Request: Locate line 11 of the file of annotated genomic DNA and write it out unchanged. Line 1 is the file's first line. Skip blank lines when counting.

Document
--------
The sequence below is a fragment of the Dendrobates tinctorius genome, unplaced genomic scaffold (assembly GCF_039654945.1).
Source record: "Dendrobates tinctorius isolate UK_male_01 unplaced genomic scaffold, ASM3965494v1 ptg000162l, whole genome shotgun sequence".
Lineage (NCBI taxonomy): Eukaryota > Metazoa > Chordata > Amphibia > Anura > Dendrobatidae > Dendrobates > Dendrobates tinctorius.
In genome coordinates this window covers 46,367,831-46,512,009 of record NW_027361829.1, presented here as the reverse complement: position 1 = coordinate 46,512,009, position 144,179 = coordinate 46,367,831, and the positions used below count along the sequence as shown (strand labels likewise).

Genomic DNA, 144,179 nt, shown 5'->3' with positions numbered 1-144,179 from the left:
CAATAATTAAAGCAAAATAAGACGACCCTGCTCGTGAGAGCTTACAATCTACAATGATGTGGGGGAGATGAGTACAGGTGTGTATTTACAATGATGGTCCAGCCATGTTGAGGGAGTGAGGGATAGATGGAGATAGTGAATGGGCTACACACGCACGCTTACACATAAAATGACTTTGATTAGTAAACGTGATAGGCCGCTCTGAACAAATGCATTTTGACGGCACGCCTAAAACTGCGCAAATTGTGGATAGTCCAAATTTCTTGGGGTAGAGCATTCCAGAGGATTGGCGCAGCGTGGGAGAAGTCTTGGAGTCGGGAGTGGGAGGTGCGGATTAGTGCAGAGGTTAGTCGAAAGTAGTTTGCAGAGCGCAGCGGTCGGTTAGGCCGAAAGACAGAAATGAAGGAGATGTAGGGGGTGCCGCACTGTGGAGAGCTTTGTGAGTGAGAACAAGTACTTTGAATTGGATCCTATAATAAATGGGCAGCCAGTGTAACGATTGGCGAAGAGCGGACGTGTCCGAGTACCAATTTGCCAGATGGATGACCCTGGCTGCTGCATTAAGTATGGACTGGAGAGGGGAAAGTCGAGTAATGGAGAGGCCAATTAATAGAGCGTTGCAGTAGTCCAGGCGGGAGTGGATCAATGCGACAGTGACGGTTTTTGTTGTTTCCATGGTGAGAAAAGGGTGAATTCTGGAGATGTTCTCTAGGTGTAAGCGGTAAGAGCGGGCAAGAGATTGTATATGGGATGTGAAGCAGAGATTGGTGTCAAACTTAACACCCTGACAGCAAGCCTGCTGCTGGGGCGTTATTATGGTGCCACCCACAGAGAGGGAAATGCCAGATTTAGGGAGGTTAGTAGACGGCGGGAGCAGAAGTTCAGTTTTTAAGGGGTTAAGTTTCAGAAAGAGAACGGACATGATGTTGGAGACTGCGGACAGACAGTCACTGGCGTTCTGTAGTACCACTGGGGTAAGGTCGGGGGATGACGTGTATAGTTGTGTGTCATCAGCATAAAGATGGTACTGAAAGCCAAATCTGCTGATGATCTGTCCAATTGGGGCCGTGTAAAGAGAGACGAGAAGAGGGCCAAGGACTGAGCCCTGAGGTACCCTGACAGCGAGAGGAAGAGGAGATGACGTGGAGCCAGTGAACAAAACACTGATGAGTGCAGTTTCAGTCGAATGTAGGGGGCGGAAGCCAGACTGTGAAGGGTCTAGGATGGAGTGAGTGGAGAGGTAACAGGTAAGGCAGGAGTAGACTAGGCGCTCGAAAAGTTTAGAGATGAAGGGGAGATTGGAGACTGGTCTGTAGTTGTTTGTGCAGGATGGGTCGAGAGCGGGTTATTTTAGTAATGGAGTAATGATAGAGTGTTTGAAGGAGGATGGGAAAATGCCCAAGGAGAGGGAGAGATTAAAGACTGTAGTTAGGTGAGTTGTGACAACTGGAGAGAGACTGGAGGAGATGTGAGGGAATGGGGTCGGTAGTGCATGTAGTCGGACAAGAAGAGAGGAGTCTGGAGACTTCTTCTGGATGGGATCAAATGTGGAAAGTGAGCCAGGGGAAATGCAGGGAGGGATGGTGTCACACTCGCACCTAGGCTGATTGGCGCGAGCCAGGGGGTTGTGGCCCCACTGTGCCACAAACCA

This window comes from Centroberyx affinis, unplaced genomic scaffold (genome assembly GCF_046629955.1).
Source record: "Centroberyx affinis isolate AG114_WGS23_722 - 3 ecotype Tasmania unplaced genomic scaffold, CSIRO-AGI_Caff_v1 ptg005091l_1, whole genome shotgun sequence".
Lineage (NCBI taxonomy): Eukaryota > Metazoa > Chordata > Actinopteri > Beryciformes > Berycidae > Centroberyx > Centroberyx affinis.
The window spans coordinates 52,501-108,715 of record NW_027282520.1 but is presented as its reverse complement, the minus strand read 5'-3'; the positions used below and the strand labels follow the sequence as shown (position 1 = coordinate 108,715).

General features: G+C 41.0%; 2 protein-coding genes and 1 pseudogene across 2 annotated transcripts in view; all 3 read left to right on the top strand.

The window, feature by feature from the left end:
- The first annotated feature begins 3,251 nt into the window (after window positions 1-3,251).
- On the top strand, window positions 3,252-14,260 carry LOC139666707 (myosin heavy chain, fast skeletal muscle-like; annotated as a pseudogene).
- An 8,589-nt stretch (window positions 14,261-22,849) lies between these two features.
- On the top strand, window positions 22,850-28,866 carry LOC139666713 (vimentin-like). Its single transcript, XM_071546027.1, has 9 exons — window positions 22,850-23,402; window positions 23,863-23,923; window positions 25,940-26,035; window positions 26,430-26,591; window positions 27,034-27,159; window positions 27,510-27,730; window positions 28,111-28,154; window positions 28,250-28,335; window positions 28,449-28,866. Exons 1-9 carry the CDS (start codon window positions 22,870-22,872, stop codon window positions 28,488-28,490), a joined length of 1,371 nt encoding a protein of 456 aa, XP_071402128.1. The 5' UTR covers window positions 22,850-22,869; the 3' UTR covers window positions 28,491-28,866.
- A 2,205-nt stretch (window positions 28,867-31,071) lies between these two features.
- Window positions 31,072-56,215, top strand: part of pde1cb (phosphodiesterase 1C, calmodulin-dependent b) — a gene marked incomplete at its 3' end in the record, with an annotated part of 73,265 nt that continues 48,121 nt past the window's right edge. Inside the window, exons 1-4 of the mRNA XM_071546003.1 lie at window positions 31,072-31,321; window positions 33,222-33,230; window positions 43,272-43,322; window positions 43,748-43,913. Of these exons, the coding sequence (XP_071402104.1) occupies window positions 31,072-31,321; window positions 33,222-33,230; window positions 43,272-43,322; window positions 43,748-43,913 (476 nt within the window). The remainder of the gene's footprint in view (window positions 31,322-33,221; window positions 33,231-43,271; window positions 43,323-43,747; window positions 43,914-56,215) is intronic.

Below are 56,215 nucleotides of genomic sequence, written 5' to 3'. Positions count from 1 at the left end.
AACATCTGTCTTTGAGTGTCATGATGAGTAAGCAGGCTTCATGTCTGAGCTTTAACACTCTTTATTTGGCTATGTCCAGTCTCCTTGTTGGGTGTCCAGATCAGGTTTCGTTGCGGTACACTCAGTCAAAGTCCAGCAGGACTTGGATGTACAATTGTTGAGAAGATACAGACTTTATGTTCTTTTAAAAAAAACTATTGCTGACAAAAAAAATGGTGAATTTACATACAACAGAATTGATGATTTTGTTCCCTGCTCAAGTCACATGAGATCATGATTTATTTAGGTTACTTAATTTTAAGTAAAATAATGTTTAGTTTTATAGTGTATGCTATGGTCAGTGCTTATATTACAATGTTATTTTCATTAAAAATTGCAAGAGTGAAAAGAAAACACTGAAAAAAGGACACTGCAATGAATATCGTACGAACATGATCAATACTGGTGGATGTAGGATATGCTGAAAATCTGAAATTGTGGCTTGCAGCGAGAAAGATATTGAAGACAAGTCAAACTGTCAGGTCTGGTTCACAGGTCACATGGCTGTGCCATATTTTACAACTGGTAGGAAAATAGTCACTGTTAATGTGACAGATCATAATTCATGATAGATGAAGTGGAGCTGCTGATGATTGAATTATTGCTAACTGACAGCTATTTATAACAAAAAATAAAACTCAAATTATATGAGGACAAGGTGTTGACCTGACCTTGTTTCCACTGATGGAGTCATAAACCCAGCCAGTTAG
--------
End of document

General features: G+C 41.0%; 2 protein-coding genes and 1 pseudogene across 2 annotated transcripts in view; all 3 read left to right on the top strand.